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Do you have a problem with aiptasia infestation? Learn how to get rid of aiptasia, how to identify it, and how to prevent a larger outbreak.
Dread it, run from it, aiptasia still arrives!
I still remember the day when I first noticed a small aiptasia in my reef tank.
I started my aquarium with dry rock and dry sand. I thoroughly inspected the corals I put in my tank, and yet somehow, this notorious saltwater aquarium pest got in my tank.
It was just a small aiptasia, and it didn’t look bad at all, so I figured out I let it live. The biggest mistake I’ve done so far.
In several months, that small aiptasia got bigger and spread all across my tank. Now, it’s very difficult to eradicate it.
However, it’s not all doom and gloom. There are ways to remove an aiptasia from a reef tank, and that’s what we are going to talk about in this article.
Without furder ado, let’s get started!
What is Aiptasia?
Aiptasia is a small sea anemone, also known as a glass anemone, usually found on hard surfaces and mangrove roots in the wild.
These sea anemones reproduce both sexually and asexually, making them very adaptable to a wide range of living conditions.
In the saltwater aquarium hobby, they are considered a pest because they can quickly reproduce and populate the whole tank.
The aiptasia sea anemone has a powerful sting that can be harmful to the corals in your tank.
How do you identify Aiptasia?
Once you see an Aiptasia you’ll never forget how it looks. They look like small palm trees.
Aiptasia anemones are smaller than the usual anemones we see in the saltwater aquarium hobby.
They have a dull transparent brown color which is usually not desired among reefers, and frankly, it shouldn’t be. The aiptasia anemone is quite an unpleasant sight in a reef tank.
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How did Aiptasia get into my tank?
You are probably wondering how did the aiptasia get into your tank? You didn’t introduce it intentionally, yet somehow it got in your tank.
Aiptasia is often accidentally introduced with the live rock you put in your reef tank. Additionally, they may be introduced with the corals you’ve purchased.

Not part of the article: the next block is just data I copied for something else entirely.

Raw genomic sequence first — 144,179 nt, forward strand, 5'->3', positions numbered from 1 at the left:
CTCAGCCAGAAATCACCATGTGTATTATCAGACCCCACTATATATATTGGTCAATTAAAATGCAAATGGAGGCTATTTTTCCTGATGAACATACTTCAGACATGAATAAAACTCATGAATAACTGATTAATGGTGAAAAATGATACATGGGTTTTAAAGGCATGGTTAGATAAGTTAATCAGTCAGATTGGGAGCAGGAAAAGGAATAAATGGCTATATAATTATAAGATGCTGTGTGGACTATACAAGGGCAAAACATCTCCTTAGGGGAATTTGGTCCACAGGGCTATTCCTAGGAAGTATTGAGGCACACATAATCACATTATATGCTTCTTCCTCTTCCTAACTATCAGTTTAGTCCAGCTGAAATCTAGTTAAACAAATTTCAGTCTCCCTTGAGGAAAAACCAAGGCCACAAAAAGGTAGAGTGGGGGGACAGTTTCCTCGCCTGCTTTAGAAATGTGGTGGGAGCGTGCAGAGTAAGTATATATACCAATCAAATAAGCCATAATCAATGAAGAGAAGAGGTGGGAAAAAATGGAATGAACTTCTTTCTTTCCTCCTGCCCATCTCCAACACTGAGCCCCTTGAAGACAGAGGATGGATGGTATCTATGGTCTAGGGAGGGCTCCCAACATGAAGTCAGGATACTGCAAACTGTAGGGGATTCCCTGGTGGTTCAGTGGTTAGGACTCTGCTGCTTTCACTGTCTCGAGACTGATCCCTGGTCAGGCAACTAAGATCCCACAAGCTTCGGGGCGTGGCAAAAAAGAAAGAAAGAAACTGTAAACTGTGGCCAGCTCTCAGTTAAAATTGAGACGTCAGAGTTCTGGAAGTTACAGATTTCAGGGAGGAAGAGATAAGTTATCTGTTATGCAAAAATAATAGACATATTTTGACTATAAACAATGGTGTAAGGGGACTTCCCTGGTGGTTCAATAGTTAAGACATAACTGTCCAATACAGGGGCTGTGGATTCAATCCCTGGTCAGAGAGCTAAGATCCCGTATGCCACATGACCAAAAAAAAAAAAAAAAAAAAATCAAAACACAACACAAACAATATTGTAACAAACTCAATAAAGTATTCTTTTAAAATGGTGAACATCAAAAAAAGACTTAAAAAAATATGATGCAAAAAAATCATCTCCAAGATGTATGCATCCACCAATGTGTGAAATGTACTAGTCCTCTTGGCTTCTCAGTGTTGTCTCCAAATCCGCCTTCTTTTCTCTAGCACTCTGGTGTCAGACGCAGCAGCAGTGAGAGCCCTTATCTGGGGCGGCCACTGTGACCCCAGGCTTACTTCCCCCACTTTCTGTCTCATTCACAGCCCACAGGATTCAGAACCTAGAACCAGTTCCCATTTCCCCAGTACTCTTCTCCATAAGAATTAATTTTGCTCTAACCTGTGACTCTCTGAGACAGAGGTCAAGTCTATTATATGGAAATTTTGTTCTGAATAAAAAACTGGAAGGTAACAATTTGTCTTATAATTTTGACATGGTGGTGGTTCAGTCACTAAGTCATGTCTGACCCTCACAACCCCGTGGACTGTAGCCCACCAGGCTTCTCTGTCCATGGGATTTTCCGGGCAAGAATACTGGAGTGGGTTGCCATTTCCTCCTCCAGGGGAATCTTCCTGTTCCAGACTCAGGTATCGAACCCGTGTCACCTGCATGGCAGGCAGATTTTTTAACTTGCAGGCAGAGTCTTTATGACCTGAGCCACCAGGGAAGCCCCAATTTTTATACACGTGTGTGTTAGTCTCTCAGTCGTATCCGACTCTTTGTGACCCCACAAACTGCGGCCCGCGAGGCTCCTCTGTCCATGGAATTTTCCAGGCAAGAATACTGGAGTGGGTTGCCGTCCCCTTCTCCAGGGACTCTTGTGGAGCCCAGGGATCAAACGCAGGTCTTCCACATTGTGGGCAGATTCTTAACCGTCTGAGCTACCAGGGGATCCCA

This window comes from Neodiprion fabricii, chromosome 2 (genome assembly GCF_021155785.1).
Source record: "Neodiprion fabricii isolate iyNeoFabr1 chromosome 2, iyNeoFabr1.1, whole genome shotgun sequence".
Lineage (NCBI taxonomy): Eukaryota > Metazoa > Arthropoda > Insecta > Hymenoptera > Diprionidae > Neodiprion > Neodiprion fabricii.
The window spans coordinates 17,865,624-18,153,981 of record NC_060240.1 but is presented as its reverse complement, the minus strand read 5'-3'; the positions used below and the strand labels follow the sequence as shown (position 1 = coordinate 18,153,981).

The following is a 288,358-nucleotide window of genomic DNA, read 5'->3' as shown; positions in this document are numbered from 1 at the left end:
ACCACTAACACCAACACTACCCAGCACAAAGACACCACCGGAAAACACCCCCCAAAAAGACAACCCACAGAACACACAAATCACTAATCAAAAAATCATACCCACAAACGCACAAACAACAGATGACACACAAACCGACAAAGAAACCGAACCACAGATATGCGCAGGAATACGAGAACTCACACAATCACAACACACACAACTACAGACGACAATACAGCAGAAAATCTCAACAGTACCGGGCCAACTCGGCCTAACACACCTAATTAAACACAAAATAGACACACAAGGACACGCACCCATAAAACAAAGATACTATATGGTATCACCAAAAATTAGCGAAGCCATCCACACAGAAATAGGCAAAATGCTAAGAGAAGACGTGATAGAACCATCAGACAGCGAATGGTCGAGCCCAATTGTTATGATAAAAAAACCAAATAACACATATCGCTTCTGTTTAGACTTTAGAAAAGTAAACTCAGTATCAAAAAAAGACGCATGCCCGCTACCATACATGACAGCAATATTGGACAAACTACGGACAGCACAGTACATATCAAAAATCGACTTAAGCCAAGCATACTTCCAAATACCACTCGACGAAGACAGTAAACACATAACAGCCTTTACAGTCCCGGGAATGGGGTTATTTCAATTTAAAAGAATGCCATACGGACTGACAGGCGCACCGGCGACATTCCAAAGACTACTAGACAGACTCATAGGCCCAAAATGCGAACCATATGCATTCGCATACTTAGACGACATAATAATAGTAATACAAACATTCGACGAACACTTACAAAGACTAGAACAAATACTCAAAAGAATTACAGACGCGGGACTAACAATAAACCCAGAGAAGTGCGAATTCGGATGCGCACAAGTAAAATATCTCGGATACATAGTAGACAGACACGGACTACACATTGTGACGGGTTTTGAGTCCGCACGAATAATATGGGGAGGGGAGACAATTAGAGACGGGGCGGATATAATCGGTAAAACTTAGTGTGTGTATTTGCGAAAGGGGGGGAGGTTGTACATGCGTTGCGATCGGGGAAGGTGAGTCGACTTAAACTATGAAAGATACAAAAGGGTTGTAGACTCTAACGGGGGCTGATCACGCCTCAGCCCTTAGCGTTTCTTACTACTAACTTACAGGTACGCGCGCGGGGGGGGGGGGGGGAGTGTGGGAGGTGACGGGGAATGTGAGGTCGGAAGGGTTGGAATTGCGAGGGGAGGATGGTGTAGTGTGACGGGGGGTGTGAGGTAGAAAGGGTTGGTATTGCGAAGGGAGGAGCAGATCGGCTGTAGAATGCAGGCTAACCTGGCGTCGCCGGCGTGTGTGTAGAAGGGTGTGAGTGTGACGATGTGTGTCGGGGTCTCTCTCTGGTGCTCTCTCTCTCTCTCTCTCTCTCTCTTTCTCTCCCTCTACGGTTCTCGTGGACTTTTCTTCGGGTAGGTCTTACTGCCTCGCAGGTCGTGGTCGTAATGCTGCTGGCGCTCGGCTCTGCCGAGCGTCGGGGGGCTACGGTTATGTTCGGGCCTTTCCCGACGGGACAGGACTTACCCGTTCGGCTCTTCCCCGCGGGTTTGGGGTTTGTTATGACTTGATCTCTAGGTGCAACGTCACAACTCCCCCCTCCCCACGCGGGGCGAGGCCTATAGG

You need to be very careful when you put something in your tank. Once established in the aquarium, the polyps are difficult to remove. Trying to remove them with brute force often results in the opposite effect.
The aiptasia leaves parts of itself that later on fully grow into another aiptasia.
See Also: What is aiptasia eating nudibranch
How to get rid of aiptasia?
Despite being one of the most notorious saltwater aquarium pests aiptasias can be removed from a reef tank.
There are several aiptasia removal methods, some done naturally, others with commercially available products. Let’s see what are the best methods for aiptasia removal.
The best method for aiptasia removal is to not introduce them in the first place. Easier said than done.
Sometimes whatever we do, we can’t stop some organisms to get into our tank. However, the wise thing is to inspect every coral before you place it in your display tank.
If you have a quarantine tank even better. That way you can observe your corals for several weeks to spot if an unwanted hitchhiker pops up.
Natural strategy-What eats aiptasia?
The second best way to get rid of aiptasia is to introduce an animal that feeds on aiptasia.
There are several aiptasia eaters available in this hobby but they are not all suitable for every tank’s needs. Here are some of the best aiptasia eaters:
Aiptasia Eating Filefish – Aiptasia eating filefish are small fish that feed on aiptasia. That is not their primary source of food so you need to be lucky to get one that eats aiptasia. Be careful, these fish may nip on corals, as well.
Peppermint Shrimp – Peppermint shrimps are well known for their ability to eat aiptasia. However, sometimes people confuse peppermint shrimps with camel shrimps (similar appearance). Be careful, the latter ones are notorious for eating corals.
Berghia Nudibranch – Berghia nudibranch are natural predators to aiptasia. They are the best natural way to get rid of aiptasia, but it’s their only source of food, and they will die when the aiptasia is gone.
Copperband Butterflyfish – The Copperband Butterfly is a beautiful fish that may or may not eat aiptasia. These fish are difficult to take care of and are usually not recommended for beginners.
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There are other ways to get rid of aiptasia besides the natural way. Here are some of the most popular:
Lemon Juice – Fill a syringe with lemon juice and inject it directly into the aiptasia’s mouth. The acidity should be harmful enough to cause the aiptasia to die.
Kalkwasser – Some hobbyist use kalkwasser( calcium hydroxide) to eridacate aiptasia. It’s not recommended for beginners because a mistake in dosing can be detrimental to your tank.
Aiptasia X –This is a well-known product that is successful in removing an aiptasia.
Boiling Water – The theory behind this method is that boiling water will cause tissue damage from where there is not coming back. Be careful, because you may also harm the surrounding corals.
Super Glue –Some people super glue the aiptasia and swear by this method. Keep in mind, that you need to use a super glue gel.
See Also: Does aiptasia eating filefish work
Aiptasia infestation is a common problem among saltwater aquarium hobbyists. I don’t know a person who didn’t have an aiptasia at some point in his tank.
But, it’s nothing to sweat about it. There are a lot of ways for removing an aiptasia from a reef tank. Just, don’t let it get out of control.
One day is one aiptasia, next week there are tens, and in a couple of months, there are hundreds of them overrunning your tank. You get the point!